If I get rid of it, will I still remember?
by Jeannine Bryant
I think this is the fear behind a lot of the “memory clutter” we all have in our houses: If I get rid of this, will I still remember? It might be an item that reminds you of your grandmother, or a memento from your honeymoon, or those baby clothes from your (now grown) children. These items are usually packed away in a box or a trunk, stacked in a basement, attic or garage. We rarely see them. Occasionally we muster the energy to dig into the piles of “stuff” in our house, and when we come across these objects we can’t help but think Awww…I remember this! What a great memory. So rather than getting rid of the item we pack it back into the box in which it came, and put it right back into the basement, the closet, or the attic where it came from. We don’t see the item for another year, 5 years, 10 years, or 20 years.
If these items of “memory clutter” really do bring back wonderful memories for you, why should they be stored away in a box? Shouldn’t they be beautifully displayed in our homes, where we can see them and enjoy them on a regular basis? If we find a way to incorporate items that really are important to us into our homes, they are no longer “clutter” but a keepsake item that adds beauty and meaning to your home décor. This can be a great way to enjoy pottery, china, glassware and knick knacks that have special meaning to us. Other items like baby clothes or hand-made linens can be framed and used as wall art.
But what about those items not so easily displayed? I will give you a few examples from my own experiences. I inherited a fur coat from my grandmother, whom I loved very much. It is very important for me to keep the memory of my grandmother alive, and to tell my own daughter about this wonderful woman. However, I knew I would never wear the fur coat (it wasn’t my size anyway), and I certainly wasn’t going to hang it on my wall to look at. So what could I do with it? It ended up hanging in a closet for years, until I finally came to terms with the fact that if I let go of the fur coat, I would still have the memory of my grandmother. I still have photographs, letters, and my own memories that I can turn into stories to tell my children about one day so that my grandmother’s memory lives on.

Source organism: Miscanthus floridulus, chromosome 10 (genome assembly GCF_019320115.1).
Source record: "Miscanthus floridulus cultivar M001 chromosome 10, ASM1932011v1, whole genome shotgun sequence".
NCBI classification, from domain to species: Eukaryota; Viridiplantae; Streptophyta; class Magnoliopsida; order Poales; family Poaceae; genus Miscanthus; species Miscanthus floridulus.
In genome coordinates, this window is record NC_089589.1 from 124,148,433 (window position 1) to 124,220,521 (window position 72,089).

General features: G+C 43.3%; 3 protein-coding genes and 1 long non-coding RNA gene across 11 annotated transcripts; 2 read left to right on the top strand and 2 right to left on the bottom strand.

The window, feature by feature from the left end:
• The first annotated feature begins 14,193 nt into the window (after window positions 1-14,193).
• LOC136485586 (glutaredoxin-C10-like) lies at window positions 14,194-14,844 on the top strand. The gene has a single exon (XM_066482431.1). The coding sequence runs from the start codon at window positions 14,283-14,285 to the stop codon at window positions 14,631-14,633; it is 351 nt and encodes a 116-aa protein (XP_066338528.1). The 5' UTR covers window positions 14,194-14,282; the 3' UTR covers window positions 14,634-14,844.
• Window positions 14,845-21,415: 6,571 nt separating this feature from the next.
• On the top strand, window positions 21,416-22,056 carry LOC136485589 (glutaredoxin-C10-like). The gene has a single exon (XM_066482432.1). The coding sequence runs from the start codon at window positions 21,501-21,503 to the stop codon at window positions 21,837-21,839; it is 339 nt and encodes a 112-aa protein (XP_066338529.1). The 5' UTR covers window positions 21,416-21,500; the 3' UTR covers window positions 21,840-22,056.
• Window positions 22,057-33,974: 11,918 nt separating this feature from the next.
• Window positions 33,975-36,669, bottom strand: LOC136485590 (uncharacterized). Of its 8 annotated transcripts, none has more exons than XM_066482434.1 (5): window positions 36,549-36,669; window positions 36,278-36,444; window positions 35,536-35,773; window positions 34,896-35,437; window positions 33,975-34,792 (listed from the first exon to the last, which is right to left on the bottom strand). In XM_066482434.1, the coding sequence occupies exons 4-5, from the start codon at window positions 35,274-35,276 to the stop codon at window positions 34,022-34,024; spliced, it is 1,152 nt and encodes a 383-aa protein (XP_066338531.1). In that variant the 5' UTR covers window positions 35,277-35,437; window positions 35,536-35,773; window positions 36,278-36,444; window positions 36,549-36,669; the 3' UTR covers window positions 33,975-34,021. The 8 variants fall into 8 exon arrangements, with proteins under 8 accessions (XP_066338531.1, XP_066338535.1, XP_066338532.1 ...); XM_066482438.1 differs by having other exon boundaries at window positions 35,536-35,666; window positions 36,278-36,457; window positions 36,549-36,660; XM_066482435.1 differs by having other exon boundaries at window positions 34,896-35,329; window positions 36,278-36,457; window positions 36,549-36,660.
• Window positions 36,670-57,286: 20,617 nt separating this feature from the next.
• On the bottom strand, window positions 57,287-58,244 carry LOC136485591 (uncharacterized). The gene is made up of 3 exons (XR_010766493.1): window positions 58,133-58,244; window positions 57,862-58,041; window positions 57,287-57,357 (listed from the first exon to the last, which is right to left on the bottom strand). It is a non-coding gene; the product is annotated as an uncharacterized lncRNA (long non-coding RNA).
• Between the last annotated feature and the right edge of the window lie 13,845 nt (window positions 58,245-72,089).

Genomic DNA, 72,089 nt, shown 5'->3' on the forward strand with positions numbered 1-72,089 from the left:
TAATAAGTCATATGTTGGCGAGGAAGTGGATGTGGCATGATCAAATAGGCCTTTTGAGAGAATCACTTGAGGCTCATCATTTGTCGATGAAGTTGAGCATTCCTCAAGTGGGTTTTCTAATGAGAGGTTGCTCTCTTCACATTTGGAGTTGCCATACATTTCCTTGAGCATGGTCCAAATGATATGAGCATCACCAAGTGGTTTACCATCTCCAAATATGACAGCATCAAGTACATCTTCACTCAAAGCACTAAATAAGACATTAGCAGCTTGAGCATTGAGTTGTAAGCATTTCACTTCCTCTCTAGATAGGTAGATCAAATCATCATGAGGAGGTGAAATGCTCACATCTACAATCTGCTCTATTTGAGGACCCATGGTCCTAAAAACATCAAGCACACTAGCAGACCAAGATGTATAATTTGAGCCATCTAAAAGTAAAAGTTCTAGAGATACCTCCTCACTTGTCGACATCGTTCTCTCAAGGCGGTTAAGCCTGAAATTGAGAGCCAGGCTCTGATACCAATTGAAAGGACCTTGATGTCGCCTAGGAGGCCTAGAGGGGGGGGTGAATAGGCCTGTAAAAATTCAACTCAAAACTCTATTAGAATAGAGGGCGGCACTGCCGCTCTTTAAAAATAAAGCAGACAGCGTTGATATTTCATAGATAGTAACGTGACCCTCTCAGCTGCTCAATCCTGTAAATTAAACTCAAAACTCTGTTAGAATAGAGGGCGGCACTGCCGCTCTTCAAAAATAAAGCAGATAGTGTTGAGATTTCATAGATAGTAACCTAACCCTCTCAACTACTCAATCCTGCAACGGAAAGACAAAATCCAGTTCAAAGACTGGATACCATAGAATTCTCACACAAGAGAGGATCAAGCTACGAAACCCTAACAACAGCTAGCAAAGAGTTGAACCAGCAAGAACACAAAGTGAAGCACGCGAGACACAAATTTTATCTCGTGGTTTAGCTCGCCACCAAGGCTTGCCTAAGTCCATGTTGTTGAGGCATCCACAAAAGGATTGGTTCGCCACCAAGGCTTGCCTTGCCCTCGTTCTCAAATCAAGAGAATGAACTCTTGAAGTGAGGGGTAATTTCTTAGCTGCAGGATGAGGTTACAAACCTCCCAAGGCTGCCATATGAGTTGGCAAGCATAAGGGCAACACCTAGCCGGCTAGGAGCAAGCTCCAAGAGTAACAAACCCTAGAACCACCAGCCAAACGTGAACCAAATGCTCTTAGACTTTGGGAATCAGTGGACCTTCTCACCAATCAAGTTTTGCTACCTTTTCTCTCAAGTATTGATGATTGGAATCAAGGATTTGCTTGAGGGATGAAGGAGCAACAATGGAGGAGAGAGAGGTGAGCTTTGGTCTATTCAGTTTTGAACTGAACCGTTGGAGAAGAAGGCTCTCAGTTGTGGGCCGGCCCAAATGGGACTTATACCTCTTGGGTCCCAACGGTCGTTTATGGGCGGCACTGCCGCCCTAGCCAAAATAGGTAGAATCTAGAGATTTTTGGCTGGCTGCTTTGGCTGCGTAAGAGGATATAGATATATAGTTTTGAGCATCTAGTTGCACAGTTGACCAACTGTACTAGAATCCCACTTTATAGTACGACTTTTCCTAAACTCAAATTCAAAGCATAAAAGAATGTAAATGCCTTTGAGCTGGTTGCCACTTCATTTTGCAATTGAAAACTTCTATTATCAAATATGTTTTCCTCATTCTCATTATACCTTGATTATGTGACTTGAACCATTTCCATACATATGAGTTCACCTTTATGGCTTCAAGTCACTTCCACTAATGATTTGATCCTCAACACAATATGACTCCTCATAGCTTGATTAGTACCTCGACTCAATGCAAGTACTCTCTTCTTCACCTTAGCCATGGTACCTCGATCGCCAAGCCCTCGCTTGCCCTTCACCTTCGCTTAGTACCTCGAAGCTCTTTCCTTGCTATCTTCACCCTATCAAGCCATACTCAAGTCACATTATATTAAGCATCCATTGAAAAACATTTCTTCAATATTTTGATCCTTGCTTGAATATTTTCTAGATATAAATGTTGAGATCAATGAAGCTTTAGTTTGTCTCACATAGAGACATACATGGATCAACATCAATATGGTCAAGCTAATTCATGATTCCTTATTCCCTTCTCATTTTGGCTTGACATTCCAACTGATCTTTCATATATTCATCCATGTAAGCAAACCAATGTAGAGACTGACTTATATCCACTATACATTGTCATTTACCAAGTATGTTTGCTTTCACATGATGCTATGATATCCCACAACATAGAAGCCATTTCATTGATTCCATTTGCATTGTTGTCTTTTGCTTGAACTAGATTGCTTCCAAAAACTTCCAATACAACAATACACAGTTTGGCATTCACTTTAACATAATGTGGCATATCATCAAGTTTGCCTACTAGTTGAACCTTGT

Another item I inherited belonged to my great uncle, a man who died before I was born. It was an accordion – apparently a prized possession. I have a great photograph of him playing it, sitting next to his sister (my grandmother) on the front steps of their home, around 1930. What a cool item! Since my great uncle’s death in the mid-1960’s, the accordion has been stored in barns, garages and basements (first my grandmother’s, then my mother’s, and finally my own). I finally came to terms with the fact that I would never want to learn to play the accordion (I doubt it would have worked very well anyway, even if I did want to learn), it was time to let go of it. I still have the wonderful photograph of my great uncle playing it, along with several other photographs of him. These photos help keep the story of him alive, even though we no longer have the (huge) accordion that once belonged to him.
So my suggestion would be to incorporate as many “memory items” into your household décor as possible, and tell your family members stories about them often. This helps your family members learn to appreciate the item as much as you do. And for the items that you don’t display, be very careful about how much you keep. Remember that objects don’t hold memories, people do.